Former World Cup referee Pierluigi Collina is among nine new committee chairmen who have been named by soccer’s governing body FIFA.
FIFA has reduced its number of standing committees from 26 to nine under reforms which were passed by its Congress last February in response to the worst corruption scandal in its history.
Forty individuals and two sports marketing companies were indicted in the United States while other officials, including former FIFA president Sepp Blatter, have been banned by FIFA’s own ethics committee.
Italian Collina, who refereed to the 2002 World Cup final between Brazil and Germany, will head the referees’ committee which interprets the laws of the games and chooses officials for the World Cup and other FIFA tournaments.
Collina was previously head of refereeing at European soccer body UEFA, where Gianni Infantino was secretary general before he was elected FIFA president last February.
Canada’s Victor Montagliani, head of the CONCACAF Confederation which runs the sport in North and Central America and the Caribbean, will head the new football stakeholders committee, arguably the most important of the nine.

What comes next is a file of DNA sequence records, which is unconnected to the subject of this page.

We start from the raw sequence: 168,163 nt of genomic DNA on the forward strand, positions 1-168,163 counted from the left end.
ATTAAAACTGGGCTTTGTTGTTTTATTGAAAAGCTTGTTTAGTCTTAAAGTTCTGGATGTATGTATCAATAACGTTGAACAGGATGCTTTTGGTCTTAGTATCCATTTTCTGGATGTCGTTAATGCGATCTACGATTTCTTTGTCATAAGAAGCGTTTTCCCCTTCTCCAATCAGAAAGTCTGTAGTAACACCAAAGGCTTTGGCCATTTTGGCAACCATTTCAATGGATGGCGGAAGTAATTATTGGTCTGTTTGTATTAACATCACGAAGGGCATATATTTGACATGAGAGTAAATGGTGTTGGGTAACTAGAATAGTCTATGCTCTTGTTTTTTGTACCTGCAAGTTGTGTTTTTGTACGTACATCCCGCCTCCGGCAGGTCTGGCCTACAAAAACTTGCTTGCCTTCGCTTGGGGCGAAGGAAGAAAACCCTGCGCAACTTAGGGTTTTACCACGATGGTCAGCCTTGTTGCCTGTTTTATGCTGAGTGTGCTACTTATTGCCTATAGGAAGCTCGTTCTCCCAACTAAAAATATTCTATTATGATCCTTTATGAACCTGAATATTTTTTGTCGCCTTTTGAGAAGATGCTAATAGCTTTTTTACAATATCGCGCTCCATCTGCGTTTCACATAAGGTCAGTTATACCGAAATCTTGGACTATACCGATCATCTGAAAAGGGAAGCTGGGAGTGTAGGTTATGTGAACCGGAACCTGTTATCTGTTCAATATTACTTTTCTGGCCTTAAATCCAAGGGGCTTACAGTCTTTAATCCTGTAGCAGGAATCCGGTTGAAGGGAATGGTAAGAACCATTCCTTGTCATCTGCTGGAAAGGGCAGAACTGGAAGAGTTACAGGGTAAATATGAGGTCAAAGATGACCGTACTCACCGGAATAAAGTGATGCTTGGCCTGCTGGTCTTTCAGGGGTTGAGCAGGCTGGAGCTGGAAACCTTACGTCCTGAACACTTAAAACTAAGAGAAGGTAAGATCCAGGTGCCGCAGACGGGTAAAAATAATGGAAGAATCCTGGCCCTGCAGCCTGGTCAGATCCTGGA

Former Brazil international Cafu and English Premier League chief executive Richard Scudamore, are among the members of the committee which will deal with a number of key issues in the sport and is due to hold its first meeting in March.
FIFA says the committee deals with “the relationship between clubs, players, leagues, member associations, confederations and FIFA as well as with issues relating to the interests of club football worldwide.” In practice, the committee will have to address issues such as the financial gulf between the richest leagues and the rest, working conditions for players and fixture congestion which creates conflict between clubs and national associations.
Other members include Bobby Barnes, a former English footballer who is now on the board of the world players’ union FIFPro, Bundesliga chief executive Christian Seifert and former Netherlands goalkeeper Edwin van der Saar.
Alejandro Dominguez, head of the South American Football Confederation CONMEBOL, will chair the finance committee and African football boss Issa Hayatou will head the associations committee.